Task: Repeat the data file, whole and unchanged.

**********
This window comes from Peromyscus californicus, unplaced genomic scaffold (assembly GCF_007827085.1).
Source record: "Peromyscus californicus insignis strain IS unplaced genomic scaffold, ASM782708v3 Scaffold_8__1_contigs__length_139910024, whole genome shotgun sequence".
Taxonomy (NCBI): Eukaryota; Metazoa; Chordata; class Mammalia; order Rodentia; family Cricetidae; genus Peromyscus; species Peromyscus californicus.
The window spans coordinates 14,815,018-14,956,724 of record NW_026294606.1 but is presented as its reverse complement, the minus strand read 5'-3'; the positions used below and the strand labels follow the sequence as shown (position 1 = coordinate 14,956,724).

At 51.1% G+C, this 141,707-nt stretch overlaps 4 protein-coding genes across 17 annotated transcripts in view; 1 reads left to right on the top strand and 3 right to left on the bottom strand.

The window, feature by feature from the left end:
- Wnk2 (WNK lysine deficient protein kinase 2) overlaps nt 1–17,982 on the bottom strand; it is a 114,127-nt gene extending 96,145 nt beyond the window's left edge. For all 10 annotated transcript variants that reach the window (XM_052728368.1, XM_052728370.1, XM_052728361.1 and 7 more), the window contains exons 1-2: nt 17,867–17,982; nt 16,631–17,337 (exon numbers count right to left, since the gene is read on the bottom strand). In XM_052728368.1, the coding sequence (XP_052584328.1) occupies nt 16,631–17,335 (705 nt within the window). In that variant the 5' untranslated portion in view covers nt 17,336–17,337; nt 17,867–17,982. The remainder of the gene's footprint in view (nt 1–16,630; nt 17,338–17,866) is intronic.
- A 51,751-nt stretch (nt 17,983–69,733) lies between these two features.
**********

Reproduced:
This window comes from Peromyscus californicus, unplaced genomic scaffold (assembly GCF_007827085.1).
Source record: "Peromyscus californicus insignis strain IS unplaced genomic scaffold, ASM782708v3 Scaffold_8__1_contigs__length_139910024, whole genome shotgun sequence".
Taxonomy (NCBI): Eukaryota; Metazoa; Chordata; class Mammalia; order Rodentia; family Cricetidae; genus Peromyscus; species Peromyscus californicus.
The window spans coordinates 14,815,018-14,956,724 of record NW_026294606.1 but is presented as its reverse complement, the minus strand read 5'-3'; the positions used below and the strand labels follow the sequence as shown (position 1 = coordinate 14,956,724).

At 51.1% G+C, this 141,707-nt stretch overlaps 4 protein-coding genes across 17 annotated transcripts in view; 1 reads left to right on the top strand and 3 right to left on the bottom strand.

The window, feature by feature from the left end:
- Wnk2 (WNK lysine deficient protein kinase 2) overlaps nt 1–17,982 on the bottom strand; it is a 114,127-nt gene extending 96,145 nt beyond the window's left edge. For all 10 annotated transcript variants that reach the window (XM_052728368.1, XM_052728370.1, XM_052728361.1 and 7 more), the window contains exons 1-2: nt 17,867–17,982; nt 16,631–17,337 (exon numbers count right to left, since the gene is read on the bottom strand). In XM_052728368.1, the coding sequence (XP_052584328.1) occupies nt 16,631–17,335 (705 nt within the window). In that variant the 5' untranslated portion in view covers nt 17,336–17,337; nt 17,867–17,982. The remainder of the gene's footprint in view (nt 1–16,630; nt 17,338–17,866) is intronic.
- A 51,751-nt stretch (nt 17,983–69,733) lies between these two features.